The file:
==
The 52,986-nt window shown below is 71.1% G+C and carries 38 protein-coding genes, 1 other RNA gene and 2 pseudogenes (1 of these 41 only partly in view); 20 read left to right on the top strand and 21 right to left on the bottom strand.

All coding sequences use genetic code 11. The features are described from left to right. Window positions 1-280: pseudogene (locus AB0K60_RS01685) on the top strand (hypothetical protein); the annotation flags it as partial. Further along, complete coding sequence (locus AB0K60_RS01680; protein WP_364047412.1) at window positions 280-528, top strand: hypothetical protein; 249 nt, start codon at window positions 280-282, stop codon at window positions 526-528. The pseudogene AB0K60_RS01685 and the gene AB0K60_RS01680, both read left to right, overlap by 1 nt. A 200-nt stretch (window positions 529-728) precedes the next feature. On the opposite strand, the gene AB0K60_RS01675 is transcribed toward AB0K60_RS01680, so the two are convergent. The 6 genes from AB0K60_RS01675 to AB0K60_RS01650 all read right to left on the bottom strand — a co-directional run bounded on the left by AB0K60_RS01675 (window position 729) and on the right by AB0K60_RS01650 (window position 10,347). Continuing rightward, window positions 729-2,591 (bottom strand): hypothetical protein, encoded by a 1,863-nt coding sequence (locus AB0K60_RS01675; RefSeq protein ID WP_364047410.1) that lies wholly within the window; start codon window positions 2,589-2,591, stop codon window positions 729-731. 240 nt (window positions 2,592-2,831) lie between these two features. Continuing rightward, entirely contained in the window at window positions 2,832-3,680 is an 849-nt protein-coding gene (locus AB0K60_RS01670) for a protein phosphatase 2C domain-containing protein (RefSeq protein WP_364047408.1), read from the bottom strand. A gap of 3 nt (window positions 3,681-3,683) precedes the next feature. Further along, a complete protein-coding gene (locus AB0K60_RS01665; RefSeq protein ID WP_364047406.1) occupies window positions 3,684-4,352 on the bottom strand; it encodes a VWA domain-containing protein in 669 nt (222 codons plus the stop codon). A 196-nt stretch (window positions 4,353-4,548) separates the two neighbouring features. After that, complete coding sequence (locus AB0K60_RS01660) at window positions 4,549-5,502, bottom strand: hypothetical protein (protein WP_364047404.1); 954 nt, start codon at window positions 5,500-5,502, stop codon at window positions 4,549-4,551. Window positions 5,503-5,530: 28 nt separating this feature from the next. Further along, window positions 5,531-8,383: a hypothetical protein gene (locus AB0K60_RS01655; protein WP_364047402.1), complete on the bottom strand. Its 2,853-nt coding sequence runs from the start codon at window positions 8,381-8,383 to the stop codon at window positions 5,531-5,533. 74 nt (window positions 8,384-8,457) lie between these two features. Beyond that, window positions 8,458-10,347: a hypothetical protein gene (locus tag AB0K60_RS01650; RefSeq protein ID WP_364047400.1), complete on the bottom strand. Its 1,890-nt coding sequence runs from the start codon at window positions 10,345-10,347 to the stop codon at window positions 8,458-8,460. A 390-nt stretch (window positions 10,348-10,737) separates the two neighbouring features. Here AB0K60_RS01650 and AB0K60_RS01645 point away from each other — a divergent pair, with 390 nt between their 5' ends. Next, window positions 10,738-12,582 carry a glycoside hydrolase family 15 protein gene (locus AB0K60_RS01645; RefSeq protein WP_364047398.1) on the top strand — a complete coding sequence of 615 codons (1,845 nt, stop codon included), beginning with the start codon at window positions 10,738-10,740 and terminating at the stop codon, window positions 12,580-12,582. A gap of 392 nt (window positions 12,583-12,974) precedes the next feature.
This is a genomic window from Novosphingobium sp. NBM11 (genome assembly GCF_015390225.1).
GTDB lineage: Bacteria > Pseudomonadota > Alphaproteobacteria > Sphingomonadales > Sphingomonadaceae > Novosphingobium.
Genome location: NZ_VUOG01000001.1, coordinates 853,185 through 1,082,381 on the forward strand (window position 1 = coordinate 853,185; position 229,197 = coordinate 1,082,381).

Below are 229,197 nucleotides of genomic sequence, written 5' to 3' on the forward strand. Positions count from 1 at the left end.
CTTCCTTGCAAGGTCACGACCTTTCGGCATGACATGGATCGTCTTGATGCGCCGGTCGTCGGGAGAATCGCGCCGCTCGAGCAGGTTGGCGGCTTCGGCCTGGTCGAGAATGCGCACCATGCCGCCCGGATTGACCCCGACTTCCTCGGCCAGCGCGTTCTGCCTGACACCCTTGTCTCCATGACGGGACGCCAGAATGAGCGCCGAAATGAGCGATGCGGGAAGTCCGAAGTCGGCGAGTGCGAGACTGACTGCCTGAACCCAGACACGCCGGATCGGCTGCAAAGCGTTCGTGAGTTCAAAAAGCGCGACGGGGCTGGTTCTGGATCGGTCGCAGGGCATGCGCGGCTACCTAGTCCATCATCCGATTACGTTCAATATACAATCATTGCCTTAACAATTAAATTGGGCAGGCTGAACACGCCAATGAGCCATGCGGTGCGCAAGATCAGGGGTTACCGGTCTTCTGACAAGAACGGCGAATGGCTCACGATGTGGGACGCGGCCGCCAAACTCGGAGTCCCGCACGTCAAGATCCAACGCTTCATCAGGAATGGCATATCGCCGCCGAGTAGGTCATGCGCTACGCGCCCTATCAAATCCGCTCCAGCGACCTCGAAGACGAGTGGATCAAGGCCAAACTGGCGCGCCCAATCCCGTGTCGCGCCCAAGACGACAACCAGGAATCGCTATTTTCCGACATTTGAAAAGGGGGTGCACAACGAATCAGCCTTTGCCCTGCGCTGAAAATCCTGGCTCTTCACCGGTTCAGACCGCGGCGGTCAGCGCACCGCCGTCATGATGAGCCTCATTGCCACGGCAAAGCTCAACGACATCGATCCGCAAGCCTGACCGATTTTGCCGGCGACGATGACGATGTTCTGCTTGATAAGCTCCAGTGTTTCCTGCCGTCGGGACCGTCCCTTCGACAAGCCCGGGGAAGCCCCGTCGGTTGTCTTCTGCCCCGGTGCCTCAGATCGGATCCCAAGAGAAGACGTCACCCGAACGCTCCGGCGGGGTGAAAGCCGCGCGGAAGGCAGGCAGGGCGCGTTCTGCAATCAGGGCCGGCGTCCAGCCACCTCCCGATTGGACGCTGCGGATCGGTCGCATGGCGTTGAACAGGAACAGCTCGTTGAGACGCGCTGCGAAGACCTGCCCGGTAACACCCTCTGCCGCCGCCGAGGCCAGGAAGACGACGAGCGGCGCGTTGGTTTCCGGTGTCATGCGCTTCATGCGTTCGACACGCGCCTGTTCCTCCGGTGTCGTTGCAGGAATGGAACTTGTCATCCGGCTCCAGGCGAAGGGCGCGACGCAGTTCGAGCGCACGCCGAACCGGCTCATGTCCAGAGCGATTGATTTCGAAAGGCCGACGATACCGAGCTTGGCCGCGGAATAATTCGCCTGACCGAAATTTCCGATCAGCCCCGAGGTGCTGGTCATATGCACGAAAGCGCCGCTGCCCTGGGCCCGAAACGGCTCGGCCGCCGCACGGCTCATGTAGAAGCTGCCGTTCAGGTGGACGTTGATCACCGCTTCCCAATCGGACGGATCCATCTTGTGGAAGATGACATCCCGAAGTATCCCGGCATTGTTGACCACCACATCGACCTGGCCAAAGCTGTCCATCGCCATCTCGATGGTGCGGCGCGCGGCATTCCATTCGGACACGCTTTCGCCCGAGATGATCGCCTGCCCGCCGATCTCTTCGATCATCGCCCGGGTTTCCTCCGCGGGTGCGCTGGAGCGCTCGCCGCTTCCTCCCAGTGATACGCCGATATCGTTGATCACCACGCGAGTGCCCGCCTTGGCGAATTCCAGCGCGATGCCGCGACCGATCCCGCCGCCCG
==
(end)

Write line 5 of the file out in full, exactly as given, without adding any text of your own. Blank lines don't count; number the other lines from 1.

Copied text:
Genome location: NZ_VUOG01000001.1, coordinates 853,185 through 1,082,381 on the forward strand (window position 1 = coordinate 853,185; position 229,197 = coordinate 1,082,381).